To Fetch A Thief: Review (Wilmington Star News)
“To Fetch a Thief”
by Ben Steelman
O frabjous day! Calloo! Callay! Spencer Quinn has finished another “Chet and Bernie” mystery, and “To Fetch a Thief” (Atria Books, $25) is ready in time for the holidays.
If you’re a mystery lover, a dog lover or just looking for a fun read, I hope you’ve discovered Chet and Bernie already, in Quinn’s previous books, “Dog On It” and “Thereby Hangs a Tail.”
If not, you’re in for a treat.
Quinn’s mysteries are narrated by Chet (no last name). Chet is a dog, a large, intelligent black-and-white mixed breed. (How can a dog narrate a book? How does Santa Claus land on the roof and get down the chimney, even when your house doesn’t have a chimney? Just go with it for a moment.)
Being a dog, Chet is a little slow about some things — he can’t count much beyond 2, he’s vague on human geography, and he gets confused when his boss, Bernie, uses a metaphor like “strike while the iron is hot.” (Chet’s had unhappy experiences with Bernie’s electric iron.)
On the other hand, he’s very sharp about dog things. His sense of smell is A-1, and while he’s weak on colors, he’s a careful observer, and he catches things that even Bernie — an ex-policeman and pretty-good gumshoe — doesn’t spot.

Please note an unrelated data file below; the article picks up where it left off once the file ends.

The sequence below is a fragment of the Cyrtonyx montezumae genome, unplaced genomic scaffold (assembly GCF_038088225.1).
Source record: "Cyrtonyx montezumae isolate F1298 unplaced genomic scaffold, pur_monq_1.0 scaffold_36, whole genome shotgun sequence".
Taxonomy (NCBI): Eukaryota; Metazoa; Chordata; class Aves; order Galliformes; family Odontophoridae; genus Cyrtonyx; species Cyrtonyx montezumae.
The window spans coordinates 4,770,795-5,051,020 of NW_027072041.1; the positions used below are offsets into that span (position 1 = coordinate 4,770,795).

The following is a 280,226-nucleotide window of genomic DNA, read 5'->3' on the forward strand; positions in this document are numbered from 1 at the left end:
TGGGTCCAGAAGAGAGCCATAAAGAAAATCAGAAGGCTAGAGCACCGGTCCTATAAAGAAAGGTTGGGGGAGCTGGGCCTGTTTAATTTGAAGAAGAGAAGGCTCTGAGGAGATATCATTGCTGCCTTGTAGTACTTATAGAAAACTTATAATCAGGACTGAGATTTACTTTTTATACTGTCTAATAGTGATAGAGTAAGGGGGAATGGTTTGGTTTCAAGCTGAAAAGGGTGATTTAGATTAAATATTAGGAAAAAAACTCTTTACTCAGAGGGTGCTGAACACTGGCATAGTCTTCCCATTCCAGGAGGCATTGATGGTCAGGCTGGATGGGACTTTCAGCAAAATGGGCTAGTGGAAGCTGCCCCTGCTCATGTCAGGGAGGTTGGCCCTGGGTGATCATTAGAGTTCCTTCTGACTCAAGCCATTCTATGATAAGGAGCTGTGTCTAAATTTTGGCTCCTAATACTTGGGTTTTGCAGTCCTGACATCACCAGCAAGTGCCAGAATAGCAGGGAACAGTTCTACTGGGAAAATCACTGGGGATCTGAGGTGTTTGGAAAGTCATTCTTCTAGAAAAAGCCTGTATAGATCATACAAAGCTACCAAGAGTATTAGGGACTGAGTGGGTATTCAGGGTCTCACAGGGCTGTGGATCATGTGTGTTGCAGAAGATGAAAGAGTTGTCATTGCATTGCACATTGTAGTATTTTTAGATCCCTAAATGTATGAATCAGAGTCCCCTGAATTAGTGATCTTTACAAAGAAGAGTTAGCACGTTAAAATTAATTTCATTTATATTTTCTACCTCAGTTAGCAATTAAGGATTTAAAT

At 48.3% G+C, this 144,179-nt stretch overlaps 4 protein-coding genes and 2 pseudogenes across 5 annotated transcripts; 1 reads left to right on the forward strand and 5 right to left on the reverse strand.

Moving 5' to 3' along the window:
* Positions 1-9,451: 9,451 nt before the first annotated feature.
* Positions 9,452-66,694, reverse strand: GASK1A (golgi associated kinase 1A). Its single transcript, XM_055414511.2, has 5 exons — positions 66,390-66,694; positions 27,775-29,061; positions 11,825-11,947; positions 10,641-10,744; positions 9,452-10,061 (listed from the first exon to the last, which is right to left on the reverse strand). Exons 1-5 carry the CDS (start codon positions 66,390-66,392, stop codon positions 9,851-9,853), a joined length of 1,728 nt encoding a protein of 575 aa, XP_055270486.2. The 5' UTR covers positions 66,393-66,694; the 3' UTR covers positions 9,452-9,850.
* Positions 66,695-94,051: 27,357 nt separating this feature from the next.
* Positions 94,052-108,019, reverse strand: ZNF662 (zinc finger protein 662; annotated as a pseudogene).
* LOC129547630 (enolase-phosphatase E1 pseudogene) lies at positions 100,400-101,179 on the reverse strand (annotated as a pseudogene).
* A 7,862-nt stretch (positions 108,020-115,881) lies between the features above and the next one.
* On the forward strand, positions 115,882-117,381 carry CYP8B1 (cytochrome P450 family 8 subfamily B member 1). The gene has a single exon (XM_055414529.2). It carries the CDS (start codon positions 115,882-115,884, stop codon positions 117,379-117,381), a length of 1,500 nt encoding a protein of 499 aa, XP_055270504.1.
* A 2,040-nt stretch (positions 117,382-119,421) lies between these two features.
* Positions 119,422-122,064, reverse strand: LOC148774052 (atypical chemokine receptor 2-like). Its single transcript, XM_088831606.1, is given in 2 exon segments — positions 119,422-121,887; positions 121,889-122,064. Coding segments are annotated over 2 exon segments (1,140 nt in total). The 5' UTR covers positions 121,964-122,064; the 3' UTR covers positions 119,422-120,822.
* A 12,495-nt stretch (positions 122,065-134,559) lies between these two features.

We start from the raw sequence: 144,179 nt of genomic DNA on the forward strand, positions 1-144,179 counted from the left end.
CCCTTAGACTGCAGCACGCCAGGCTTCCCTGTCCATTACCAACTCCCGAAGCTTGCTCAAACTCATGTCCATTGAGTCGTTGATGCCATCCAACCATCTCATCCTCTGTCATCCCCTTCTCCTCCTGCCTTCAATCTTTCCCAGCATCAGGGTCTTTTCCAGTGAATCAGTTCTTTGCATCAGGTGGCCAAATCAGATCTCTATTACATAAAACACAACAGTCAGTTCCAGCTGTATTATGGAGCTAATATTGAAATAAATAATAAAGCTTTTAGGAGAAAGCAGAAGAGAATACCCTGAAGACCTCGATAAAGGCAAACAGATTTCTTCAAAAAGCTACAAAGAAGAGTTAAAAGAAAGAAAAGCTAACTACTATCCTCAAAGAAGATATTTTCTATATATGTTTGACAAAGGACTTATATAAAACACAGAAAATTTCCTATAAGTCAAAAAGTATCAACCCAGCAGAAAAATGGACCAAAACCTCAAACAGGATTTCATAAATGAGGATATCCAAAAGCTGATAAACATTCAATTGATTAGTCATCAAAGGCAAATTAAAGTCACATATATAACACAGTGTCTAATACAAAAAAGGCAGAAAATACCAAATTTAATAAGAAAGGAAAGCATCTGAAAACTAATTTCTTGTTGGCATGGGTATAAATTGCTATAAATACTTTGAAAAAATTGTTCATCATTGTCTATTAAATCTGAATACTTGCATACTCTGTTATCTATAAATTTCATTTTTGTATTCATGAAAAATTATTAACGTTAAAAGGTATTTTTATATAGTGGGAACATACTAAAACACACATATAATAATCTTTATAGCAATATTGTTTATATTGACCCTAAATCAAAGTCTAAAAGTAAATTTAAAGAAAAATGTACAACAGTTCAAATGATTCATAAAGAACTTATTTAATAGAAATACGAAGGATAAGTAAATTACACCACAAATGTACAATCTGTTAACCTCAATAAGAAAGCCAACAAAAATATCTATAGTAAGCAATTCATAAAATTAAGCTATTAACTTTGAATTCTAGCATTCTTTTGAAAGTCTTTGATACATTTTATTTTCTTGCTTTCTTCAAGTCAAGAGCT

Chet was going to be a police dog, but he flunked his finals at the Academy. (It’s a long story — something about a cat wandering on to the field during Chet’s trials.) So, now he works for the Little Detective Agency; little is Bernie’s last name, and he’s also the only P.I. in the agency, so it fits.
Bernie is pretty ordinary as private eyes go: Ex-cop, ex-military, with a crabby ex-wife, and a son he loves but doesn’t see often enough, with a weakness for Hawaiian shirts, Jim Beam and get-rich-quick schemes that keep the Little Detective Agency perpetually short of cash.
Together, Chet and Bernie make a terrific team. In “Dog On It,” they wrestled with Russian mafiosi and real-estate scams. (Chet, as I said, is bad about specifics, but they seem to operate in Arizona, or some Southwestern state very much like it.) In “Thereby Hangs a Tail,” they handled the kidnapping of a fluffy purebred poodle from one of those hotsy-totsy dog shows, like the ones you see on cable TV.
And for “To Fetch a Thief,” our gang gets to go to the circus. A down-on-its-luck, one-ring circus hits town, and Bernie’s son Charlie wants to go. Bernie’s been lucky enough to score a couple of tickets, a side benefit of a divorce case our heroes were working. But someone’s made off with Peanut the Elephant, and Peanut’s trainer has disappeared, too.
Has Peanut been ”liberated” by animal-rights activists? Is the circus’ shady owner somehow involved? (He’s not a REAL colonel.) Popo the Clown hires Chet and Bernie to find out — and the trail will lead them over the border into Mexico and genuine danger.
Quinn, who lives on Cape Cod with his wife and dog, has a gift for hardboiled and Kibbled dialogue, and his novels are a delicious mix of comedy, of quirky character studies (in the manner of Elmore Leonard or Carl Hiaasen) and Sam Spade-style action. I can’t think of a better break from the headlines.
This entry was posted on Monday, November 22nd, 2010 at 8:09 am and is filed under Chet The Dog. You can follow any responses to this entry through the RSS 2.0 feed. You can leave a response, or trackback from your own site.